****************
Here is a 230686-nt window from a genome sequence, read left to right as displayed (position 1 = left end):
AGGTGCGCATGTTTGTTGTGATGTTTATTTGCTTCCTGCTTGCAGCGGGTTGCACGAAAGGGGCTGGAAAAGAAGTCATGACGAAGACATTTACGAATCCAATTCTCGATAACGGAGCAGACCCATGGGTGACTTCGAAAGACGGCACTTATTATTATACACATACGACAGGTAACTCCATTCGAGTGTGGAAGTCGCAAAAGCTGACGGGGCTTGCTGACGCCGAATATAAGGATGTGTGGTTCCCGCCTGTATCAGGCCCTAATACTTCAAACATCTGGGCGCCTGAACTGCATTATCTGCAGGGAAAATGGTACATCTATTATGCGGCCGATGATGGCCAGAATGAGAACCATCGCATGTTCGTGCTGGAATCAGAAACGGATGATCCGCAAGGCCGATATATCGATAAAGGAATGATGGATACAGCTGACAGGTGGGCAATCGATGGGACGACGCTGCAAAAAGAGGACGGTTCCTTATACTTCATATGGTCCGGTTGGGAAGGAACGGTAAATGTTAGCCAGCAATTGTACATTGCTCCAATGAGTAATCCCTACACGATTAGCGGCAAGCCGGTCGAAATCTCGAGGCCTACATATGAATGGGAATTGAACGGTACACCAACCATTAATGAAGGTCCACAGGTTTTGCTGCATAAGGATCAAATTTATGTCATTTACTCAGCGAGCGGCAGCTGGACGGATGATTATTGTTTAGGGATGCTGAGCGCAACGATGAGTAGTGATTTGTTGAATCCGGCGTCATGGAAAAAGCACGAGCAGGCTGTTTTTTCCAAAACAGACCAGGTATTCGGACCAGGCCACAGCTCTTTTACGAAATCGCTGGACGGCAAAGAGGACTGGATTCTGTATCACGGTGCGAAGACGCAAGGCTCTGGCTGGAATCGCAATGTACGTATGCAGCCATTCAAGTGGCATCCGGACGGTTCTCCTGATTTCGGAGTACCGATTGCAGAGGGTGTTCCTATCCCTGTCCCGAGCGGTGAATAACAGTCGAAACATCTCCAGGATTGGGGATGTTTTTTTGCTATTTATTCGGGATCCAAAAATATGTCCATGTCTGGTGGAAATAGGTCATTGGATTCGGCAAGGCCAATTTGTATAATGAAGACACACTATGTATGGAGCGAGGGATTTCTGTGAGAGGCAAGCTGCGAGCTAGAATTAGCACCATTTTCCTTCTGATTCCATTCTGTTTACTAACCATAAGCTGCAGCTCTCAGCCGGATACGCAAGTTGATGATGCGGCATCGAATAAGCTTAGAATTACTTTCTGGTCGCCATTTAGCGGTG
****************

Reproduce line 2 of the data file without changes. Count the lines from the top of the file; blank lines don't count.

AGGTGCGCATGTTTGTTGTGATGTTTATTTGCTTCCTGCTTGCAGCGGGTTGCACGAAAGGGGCTGGAAAAGAAGTCATGACGAAGACATTTACGAATCCAATTCTCGATAACGGAGCAGACCCATGGGTGACTTCGAAAGACGGCACTTATTATTATACACATACGACAGGTAACTCCATTCGAGTGTGGAAGTCGCAAAAGCTGACGGGGCTTGCTGACGCCGAATATAAGGATGTGTGGTTCCCGCCTGTATCAGGCCCTAATACTTCAAACATCTGGGCGCCTGAACTGCATTATCTGCAGGGAAAATGGTACATCTATTATGCGGCCGATGATGGCCAGAATGAGAACCATCGCATGTTCGTGCTGGAATCAGAAACGGATGATCCGCAAGGCCGATATATCGATAAAGGAATGATGGATACAGCTGACAGGTGGGCAATCGATGGGACGACGCTGCAAAAAGAGGACGGTTCCTTATACTTCATATGGTCCGGTTGGGAAGGAACGGTAAATGTTAGCCAGCAATTGTACATTGCTCCAATGAGTAATCCCTACACGATTAGCGGCAAGCCGGTCGAAATCTCGAGGCCTACATATGAATGGGAATTGAACGGTACACCAACCATTAATGAAGGTCCACAGGTTTTGCTGCATAAGGATCAAATTTATGTCATTTACTCAGCGAGCGGCAGCTGGACGGATGATTATTGTTTAGGGATGCTGAGCGCAACGATGAGTAGTGATTTGTTGAATCCGGCGTCATGGAAAAAGCACGAGCAGGCTGTTTTTTCCAAAACAGACCAGGTATTCGGACCAGGCCACAGCTCTTTTACGAAATCGCTGGACGGCAAAGAGGACTGGATTCTGTATCACGGTGCGAAGACGCAAGGCTCTGGCTGGAATCGCAATGTACGTATGCAGCCATTCAAGTGGCATCCGGACGGTTCTCCTGATTTCGGAGTACCGATTGCAGAGGGTGTTCCTATCCCTGTCCCGAGCGGTGAATAACAGTCGAAACATCTCCAGGATTGGGGATGTTTTTTTGCTATTTATTCGGGATCCAAAAATATGTCCATGTCTGGTGGAAATAGGTCATTGGATTCGGCAAGGCCAATTTGTATAATGAAGACACACTATGTATGGAGCGAGGGATTTCTGTGAGAGGCAAGCTGCGAGCTAGAATTAGCACCATTTTCCTTCTGATTCCATTCTGTTTACTAACCATAAGCTGCAGCTCTCAGCCGGATACGCAAGTTGATGATGCGGCATCGAATAAGCTTAGAATTACTTTCTGGTCGCCATTTAGCGGTG